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|The results of the 2020 General and Regional Elections which were held on March 2 were declared by the Guyana Elections Commission (GECOM) on August 2, 2020. There are election petitions before the court challenging the results. Those challenges deal with the credibility of the process and count in determining the declaration of results by GECOM.
But even as the court has been asked to adjudicate on the petitions, GECOM has legal outstanding administrative matters to inquire into. One such that has grabbed national headlines and remains of national consequence is the 49 ballot boxes that did not have statutory documents, including the Statements of Polls, but were included in the tallying and declaration. 47 of the 49 boxes came from the governing People’s Progressive Party/Civic strongholds on the lower East Coast Demerara. Together these boxes accounted for more than 12,000 votes.
Section 83 (10) (a) ‘Procedure on closing of the poll,’ in the Representation of the People Act mandates the presiding officer to “place the sealed envelope containing the counted and rejected ballots papers in the ballot box, and secure and seal, with his seal and with the seals of such of the duly appointed candidates and polling agents as desire to affix their seals, to the ballot box in such manner that it cannot be opened and that nothing can be inserted therein or taken therefrom without breaking the seals;”
Two years later the presiding officers for the 49 polling stations have not been held accountable by GECOM, the police or any other arm of the Government. A source speaking with Village Voice said the police should have arrested those presiding officers because they were directly involved in the managing of the polling stations, from which the identified ballots came. “Justice Singh before becoming GECOM Chairperson was the legal advisor to the police, and it is unfortunate she failed in advising that the inquiry on the discrepancies should have stretched far and wide”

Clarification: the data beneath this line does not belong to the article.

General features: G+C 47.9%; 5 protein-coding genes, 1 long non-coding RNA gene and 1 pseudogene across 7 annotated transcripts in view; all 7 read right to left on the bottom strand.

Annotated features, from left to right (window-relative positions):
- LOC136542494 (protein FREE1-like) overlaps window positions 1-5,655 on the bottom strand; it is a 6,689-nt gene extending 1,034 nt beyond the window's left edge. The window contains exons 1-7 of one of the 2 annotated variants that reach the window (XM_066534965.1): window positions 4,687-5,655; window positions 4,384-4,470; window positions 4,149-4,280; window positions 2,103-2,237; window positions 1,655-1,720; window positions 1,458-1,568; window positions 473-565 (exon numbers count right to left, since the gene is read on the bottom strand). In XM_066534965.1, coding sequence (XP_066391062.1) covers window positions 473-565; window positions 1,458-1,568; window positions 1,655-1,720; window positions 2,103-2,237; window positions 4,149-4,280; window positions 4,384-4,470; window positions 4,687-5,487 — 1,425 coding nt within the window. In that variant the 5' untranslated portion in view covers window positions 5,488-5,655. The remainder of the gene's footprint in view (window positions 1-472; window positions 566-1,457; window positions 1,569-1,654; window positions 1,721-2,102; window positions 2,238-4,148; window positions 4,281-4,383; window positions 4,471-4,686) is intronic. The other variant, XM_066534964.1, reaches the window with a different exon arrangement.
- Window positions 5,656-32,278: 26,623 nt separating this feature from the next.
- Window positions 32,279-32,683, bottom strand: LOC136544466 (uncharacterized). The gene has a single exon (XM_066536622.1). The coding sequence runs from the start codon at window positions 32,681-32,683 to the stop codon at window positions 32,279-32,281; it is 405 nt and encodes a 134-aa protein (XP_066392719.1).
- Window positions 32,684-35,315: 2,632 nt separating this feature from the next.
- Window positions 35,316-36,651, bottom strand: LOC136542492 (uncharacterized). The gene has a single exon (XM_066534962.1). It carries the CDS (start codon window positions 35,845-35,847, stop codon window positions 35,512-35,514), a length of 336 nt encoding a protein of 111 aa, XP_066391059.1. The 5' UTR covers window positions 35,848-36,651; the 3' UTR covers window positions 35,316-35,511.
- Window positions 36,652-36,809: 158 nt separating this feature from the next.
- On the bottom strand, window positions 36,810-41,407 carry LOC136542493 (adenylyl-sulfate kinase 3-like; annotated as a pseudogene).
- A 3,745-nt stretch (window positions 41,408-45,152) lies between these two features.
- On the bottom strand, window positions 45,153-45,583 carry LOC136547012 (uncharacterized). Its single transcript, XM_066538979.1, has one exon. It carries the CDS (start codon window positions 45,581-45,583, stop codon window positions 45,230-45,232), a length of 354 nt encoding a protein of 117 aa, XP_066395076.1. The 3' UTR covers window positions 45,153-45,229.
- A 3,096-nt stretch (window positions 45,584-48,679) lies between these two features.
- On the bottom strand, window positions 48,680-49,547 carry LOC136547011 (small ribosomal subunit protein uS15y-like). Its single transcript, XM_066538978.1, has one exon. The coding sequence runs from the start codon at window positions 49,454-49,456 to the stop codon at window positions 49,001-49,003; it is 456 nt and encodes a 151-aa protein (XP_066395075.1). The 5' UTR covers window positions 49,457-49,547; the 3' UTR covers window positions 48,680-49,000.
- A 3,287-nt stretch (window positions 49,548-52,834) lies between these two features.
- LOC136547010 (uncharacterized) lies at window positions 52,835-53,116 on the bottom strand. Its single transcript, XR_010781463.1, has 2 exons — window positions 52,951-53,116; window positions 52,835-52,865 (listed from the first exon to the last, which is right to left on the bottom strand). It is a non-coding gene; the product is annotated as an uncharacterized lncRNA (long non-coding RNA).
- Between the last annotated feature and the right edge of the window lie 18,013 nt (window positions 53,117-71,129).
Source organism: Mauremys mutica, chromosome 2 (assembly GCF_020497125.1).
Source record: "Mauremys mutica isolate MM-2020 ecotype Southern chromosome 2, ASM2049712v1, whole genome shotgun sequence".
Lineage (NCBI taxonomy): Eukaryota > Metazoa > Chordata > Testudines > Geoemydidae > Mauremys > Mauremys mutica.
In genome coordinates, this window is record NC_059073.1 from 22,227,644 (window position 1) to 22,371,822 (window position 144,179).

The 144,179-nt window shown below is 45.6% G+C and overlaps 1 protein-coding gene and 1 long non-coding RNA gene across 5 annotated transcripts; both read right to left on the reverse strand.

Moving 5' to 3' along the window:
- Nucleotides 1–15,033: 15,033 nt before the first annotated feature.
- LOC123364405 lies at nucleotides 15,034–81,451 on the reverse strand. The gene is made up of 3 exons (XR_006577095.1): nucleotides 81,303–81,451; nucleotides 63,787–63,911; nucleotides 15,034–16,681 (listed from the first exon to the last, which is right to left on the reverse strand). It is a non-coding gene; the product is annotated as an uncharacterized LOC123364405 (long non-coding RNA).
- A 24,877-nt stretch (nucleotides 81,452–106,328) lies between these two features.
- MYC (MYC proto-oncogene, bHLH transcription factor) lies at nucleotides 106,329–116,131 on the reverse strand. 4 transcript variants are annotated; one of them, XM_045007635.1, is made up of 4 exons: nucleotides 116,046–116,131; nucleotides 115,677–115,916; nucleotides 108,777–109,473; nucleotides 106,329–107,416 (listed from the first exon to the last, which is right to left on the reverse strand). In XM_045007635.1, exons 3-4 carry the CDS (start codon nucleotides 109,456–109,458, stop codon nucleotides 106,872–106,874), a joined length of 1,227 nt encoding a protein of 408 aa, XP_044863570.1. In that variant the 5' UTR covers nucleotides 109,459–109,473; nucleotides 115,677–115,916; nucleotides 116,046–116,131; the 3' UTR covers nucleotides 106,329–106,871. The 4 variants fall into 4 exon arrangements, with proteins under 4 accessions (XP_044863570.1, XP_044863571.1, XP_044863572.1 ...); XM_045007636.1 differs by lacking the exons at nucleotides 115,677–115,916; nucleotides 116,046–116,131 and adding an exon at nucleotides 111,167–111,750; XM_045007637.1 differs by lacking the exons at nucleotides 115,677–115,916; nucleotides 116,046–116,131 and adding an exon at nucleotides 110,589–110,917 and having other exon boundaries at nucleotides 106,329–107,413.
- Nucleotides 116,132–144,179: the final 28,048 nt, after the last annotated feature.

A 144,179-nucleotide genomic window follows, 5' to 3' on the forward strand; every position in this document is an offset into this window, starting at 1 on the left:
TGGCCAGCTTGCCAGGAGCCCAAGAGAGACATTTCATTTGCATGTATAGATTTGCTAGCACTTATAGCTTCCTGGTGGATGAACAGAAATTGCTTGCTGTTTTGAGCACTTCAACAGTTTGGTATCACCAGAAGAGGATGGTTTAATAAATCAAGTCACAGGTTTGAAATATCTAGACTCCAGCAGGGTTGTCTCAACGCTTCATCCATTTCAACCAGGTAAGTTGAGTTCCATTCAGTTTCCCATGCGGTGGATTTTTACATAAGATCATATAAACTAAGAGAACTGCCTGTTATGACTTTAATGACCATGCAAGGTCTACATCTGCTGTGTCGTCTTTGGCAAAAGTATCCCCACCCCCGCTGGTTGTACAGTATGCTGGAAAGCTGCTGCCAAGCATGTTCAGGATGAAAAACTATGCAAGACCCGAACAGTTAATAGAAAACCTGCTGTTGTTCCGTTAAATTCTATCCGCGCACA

The petitions before the courts do not deal with personnel management of the process. The management of the electoral process is GECOM’s, and supervision of the balloting process is the responsibility of the presiding officer who is part of the GECOM’s operation.
Opposition-nominated Commissioners have unsuccessfully sought twice, via motion, to get the Commission to do an internal review of the election management procedures with the intent that evaluation could lead to systems improvement and avoidance of actions that brought disrepute to the 2020 Elections. Justice Singh in denying the request, contended that such review would violate Articles 162 and 163 of Constitution of Guyana that election-related matters should be in the hands of a competent Elections Court.
The chairperson justified her decision by making known: “The Commission does not have, and cannot clothe itself with, the powers of a Court of Law to examine and re-examine witnesses or to procure official documents to determine the truth of the allegations contained therein. Any such question can only be determined by way of an election petition filed in the High Court.”
Responding to Justice Singh’s contention, the source said the chairperson lacks clear understanding of the motions presented by the commissioners or wants to preserve the status quo which will further hurt GECOM’s image and could have dire implications for future elections and trust in the institution.
The Proportional Representative model of Guyana’s election means the Executive can be won or lost by one vote; likewise the National Assembly, a parliamentary seat, regional and local government and seats allocation. Every vote counts.